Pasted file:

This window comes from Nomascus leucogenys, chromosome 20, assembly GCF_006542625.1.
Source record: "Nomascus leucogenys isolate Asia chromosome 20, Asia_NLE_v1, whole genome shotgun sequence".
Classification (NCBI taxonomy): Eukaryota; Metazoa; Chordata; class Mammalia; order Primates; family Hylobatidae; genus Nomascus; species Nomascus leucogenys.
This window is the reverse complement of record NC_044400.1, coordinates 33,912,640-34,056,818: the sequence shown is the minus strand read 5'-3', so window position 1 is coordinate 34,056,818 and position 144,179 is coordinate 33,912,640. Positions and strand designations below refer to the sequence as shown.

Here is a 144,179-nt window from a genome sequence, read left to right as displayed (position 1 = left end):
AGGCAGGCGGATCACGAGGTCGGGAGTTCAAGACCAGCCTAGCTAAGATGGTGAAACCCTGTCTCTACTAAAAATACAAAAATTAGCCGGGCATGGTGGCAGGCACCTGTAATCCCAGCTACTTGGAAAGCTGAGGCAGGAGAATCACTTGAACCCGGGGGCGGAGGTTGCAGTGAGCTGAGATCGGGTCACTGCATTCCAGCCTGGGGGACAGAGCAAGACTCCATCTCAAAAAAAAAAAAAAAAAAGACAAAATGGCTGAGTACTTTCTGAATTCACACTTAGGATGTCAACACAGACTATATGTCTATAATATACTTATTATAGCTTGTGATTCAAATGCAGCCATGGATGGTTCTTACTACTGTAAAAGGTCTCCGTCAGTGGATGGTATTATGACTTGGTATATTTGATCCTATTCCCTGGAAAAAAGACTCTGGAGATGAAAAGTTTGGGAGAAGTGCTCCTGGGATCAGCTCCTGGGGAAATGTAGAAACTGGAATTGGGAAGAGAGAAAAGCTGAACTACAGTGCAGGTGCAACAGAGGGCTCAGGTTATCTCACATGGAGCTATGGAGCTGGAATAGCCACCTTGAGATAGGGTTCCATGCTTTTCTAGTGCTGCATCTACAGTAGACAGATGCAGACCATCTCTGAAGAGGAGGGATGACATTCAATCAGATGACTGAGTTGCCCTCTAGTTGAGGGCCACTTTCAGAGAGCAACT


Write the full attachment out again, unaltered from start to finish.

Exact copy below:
This window comes from Nomascus leucogenys, chromosome 20, assembly GCF_006542625.1.
Source record: "Nomascus leucogenys isolate Asia chromosome 20, Asia_NLE_v1, whole genome shotgun sequence".
Classification (NCBI taxonomy): Eukaryota; Metazoa; Chordata; class Mammalia; order Primates; family Hylobatidae; genus Nomascus; species Nomascus leucogenys.
This window is the reverse complement of record NC_044400.1, coordinates 33,912,640-34,056,818: the sequence shown is the minus strand read 5'-3', so window position 1 is coordinate 34,056,818 and position 144,179 is coordinate 33,912,640. Positions and strand designations below refer to the sequence as shown.

Here is a 144,179-nt window from a genome sequence, read left to right as displayed (position 1 = left end):
AGGCAGGCGGATCACGAGGTCGGGAGTTCAAGACCAGCCTAGCTAAGATGGTGAAACCCTGTCTCTACTAAAAATACAAAAATTAGCCGGGCATGGTGGCAGGCACCTGTAATCCCAGCTACTTGGAAAGCTGAGGCAGGAGAATCACTTGAACCCGGGGGCGGAGGTTGCAGTGAGCTGAGATCGGGTCACTGCATTCCAGCCTGGGGGACAGAGCAAGACTCCATCTCAAAAAAAAAAAAAAAAAAGACAAAATGGCTGAGTACTTTCTGAATTCACACTTAGGATGTCAACACAGACTATATGTCTATAATATACTTATTATAGCTTGTGATTCAAATGCAGCCATGGATGGTTCTTACTACTGTAAAAGGTCTCCGTCAGTGGATGGTATTATGACTTGGTATATTTGATCCTATTCCCTGGAAAAAAGACTCTGGAGATGAAAAGTTTGGGAGAAGTGCTCCTGGGATCAGCTCCTGGGGAAATGTAGAAACTGGAATTGGGAAGAGAGAAAAGCTGAACTACAGTGCAGGTGCAACAGAGGGCTCAGGTTATCTCACATGGAGCTATGGAGCTGGAATAGCCACCTTGAGATAGGGTTCCATGCTTTTCTAGTGCTGCATCTACAGTAGACAGATGCAGACCATCTCTGAAGAGGAGGGATGACATTCAATCAGATGACTGAGTTGCCCTCTAGTTGAGGGCCACTTTCAGAGAGCAACT